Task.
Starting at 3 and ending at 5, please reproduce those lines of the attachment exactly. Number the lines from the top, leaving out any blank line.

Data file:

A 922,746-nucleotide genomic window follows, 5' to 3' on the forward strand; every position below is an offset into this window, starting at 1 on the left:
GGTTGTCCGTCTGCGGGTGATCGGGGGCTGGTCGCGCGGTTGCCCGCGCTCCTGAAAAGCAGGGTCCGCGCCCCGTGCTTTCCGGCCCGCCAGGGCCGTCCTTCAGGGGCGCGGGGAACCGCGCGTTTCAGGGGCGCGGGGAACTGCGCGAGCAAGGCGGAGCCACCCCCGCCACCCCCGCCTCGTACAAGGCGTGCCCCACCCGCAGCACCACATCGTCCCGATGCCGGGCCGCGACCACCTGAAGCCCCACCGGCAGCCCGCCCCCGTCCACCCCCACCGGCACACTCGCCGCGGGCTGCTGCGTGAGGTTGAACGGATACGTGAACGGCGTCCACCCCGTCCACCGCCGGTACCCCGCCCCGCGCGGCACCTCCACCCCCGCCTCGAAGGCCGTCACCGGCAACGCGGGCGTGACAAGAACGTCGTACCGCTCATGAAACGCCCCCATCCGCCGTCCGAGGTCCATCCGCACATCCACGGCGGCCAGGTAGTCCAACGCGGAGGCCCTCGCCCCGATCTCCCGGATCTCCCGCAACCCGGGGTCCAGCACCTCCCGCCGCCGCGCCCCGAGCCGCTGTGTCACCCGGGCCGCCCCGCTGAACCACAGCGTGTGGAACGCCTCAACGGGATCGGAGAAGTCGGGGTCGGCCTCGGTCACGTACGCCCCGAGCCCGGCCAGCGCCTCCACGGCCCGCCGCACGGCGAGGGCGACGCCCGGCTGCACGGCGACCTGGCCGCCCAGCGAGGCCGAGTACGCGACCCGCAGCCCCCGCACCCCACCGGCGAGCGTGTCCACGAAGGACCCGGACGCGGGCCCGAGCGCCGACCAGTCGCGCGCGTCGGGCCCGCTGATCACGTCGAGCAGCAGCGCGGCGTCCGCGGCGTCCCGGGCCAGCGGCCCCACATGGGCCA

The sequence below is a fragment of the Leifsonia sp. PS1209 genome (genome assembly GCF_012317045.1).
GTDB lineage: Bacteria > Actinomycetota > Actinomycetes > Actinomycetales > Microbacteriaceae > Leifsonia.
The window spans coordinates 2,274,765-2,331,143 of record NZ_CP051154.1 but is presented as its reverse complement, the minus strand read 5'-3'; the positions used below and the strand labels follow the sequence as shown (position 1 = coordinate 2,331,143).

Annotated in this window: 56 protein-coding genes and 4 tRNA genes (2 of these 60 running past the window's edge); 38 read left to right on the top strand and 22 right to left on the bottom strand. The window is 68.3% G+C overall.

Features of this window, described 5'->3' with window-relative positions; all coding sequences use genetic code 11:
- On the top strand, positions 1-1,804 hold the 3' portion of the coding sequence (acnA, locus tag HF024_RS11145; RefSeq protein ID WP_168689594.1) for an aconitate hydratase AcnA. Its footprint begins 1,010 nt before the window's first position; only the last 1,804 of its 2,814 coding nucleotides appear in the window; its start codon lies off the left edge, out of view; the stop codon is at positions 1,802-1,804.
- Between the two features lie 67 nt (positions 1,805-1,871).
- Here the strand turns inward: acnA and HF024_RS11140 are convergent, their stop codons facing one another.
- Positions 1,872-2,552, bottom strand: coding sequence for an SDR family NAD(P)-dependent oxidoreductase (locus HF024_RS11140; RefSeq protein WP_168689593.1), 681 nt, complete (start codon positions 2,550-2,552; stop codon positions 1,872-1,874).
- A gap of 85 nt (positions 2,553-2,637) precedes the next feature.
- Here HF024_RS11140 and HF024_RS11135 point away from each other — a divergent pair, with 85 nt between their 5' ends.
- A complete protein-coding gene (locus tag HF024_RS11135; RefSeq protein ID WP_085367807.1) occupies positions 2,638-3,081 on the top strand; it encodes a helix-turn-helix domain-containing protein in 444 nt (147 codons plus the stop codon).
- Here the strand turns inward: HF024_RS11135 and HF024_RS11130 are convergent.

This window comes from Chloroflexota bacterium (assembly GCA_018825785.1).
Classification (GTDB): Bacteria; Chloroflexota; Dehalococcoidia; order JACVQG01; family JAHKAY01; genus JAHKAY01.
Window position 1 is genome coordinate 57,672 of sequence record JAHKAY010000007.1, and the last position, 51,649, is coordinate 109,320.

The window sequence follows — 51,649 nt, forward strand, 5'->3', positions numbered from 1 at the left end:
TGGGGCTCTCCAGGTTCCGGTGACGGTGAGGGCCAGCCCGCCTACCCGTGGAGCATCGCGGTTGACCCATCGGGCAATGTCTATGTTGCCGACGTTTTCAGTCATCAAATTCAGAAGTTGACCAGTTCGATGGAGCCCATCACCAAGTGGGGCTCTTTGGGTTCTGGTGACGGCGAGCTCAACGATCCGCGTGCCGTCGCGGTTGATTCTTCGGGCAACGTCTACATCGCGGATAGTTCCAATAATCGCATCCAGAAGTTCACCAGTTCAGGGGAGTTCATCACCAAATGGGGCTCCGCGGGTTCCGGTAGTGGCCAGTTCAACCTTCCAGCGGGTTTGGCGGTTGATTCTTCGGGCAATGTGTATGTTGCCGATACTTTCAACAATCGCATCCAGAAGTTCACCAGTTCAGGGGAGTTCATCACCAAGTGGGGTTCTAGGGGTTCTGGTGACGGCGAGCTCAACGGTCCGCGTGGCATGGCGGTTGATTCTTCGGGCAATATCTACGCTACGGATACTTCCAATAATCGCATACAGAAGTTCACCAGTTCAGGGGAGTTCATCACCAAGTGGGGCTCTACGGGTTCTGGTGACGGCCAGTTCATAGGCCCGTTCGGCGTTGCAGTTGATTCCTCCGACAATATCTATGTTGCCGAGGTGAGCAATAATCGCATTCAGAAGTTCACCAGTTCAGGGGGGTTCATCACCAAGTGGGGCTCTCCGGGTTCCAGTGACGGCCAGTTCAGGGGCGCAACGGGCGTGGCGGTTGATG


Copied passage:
The sequence below is a fragment of the Leifsonia sp. PS1209 genome (genome assembly GCF_012317045.1).
GTDB lineage: Bacteria > Actinomycetota > Actinomycetes > Actinomycetales > Microbacteriaceae > Leifsonia.
The window spans coordinates 2,274,765-2,331,143 of record NZ_CP051154.1 but is presented as its reverse complement, the minus strand read 5'-3'; the positions used below and the strand labels follow the sequence as shown (position 1 = coordinate 2,331,143).